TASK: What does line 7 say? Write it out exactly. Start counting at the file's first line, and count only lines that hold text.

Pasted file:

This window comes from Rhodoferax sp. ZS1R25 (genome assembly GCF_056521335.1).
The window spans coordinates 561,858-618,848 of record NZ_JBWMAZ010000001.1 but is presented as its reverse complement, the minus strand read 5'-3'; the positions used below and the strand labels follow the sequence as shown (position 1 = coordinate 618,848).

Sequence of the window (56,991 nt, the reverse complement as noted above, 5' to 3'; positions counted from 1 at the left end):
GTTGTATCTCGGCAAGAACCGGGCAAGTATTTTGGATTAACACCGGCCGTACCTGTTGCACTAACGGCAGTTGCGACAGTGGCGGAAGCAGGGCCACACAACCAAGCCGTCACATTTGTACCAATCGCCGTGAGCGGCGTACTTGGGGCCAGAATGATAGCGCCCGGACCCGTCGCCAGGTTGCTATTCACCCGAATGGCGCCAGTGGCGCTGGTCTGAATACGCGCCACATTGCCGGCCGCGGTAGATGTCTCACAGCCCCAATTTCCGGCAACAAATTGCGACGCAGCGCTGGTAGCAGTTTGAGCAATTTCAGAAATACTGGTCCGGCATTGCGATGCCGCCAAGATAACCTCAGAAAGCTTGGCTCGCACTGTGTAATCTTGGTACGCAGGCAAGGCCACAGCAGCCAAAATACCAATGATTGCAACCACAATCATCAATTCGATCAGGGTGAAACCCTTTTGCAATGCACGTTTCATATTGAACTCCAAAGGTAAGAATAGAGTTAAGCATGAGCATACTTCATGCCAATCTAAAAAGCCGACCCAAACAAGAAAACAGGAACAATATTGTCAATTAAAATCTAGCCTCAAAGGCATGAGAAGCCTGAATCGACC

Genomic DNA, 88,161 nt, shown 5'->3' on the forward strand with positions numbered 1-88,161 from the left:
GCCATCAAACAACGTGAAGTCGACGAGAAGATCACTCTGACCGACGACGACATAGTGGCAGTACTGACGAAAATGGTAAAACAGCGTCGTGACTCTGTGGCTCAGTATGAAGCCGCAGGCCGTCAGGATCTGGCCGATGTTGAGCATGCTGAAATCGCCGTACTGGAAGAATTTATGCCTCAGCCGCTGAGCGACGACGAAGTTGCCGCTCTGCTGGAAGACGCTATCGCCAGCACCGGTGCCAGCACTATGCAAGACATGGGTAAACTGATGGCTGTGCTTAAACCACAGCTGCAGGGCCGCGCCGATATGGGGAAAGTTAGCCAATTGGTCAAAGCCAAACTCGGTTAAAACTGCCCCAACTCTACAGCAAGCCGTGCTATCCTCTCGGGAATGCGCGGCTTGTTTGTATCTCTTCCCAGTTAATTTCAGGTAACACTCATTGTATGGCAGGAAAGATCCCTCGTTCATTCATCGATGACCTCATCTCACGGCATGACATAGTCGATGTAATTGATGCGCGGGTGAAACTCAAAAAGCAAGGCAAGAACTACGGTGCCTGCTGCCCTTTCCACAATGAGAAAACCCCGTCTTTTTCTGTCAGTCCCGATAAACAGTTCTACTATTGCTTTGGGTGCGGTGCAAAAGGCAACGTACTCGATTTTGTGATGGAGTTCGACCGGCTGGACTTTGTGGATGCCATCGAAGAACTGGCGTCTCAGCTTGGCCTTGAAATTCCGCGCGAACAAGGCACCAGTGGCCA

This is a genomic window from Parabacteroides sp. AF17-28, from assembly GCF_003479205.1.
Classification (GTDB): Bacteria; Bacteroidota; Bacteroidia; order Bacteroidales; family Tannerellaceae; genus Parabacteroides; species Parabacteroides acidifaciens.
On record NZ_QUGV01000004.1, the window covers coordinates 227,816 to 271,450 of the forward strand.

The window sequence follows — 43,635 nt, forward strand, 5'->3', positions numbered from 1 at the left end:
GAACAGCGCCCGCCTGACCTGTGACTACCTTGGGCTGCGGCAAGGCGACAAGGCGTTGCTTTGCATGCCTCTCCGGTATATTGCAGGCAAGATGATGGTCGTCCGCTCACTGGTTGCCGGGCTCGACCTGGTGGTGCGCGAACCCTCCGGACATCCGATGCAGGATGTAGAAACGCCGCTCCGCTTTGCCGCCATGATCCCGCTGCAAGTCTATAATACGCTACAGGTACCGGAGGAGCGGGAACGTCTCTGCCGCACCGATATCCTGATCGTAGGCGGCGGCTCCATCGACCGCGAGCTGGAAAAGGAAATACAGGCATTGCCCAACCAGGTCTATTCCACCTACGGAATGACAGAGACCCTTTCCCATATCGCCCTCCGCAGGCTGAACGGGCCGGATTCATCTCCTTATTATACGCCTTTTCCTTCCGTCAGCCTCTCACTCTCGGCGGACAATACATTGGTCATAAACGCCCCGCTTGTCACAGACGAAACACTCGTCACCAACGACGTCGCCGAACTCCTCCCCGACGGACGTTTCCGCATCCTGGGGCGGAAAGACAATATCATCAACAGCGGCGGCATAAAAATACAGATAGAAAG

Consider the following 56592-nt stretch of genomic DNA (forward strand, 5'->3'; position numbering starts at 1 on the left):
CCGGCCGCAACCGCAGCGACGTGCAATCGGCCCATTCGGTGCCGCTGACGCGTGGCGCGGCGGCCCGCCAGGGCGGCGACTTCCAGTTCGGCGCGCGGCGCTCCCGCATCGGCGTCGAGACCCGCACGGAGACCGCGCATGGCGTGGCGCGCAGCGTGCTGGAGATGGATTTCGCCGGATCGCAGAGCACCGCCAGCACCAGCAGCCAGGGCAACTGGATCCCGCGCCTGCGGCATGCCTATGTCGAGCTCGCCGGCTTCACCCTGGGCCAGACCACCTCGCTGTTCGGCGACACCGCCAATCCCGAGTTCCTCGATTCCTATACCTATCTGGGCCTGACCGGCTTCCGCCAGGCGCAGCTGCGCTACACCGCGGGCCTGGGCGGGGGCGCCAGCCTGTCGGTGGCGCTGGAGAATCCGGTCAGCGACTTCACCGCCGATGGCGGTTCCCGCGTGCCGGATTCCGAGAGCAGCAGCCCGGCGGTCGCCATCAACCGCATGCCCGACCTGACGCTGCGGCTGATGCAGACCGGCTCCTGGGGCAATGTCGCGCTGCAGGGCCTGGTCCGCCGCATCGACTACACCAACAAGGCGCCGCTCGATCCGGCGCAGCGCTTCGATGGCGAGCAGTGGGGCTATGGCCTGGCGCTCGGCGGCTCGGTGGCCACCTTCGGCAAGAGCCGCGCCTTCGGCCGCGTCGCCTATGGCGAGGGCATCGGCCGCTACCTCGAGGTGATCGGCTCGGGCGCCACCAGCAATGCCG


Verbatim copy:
This is a genomic window from Parabacteroides sp. AF17-28, from assembly GCF_003479205.1.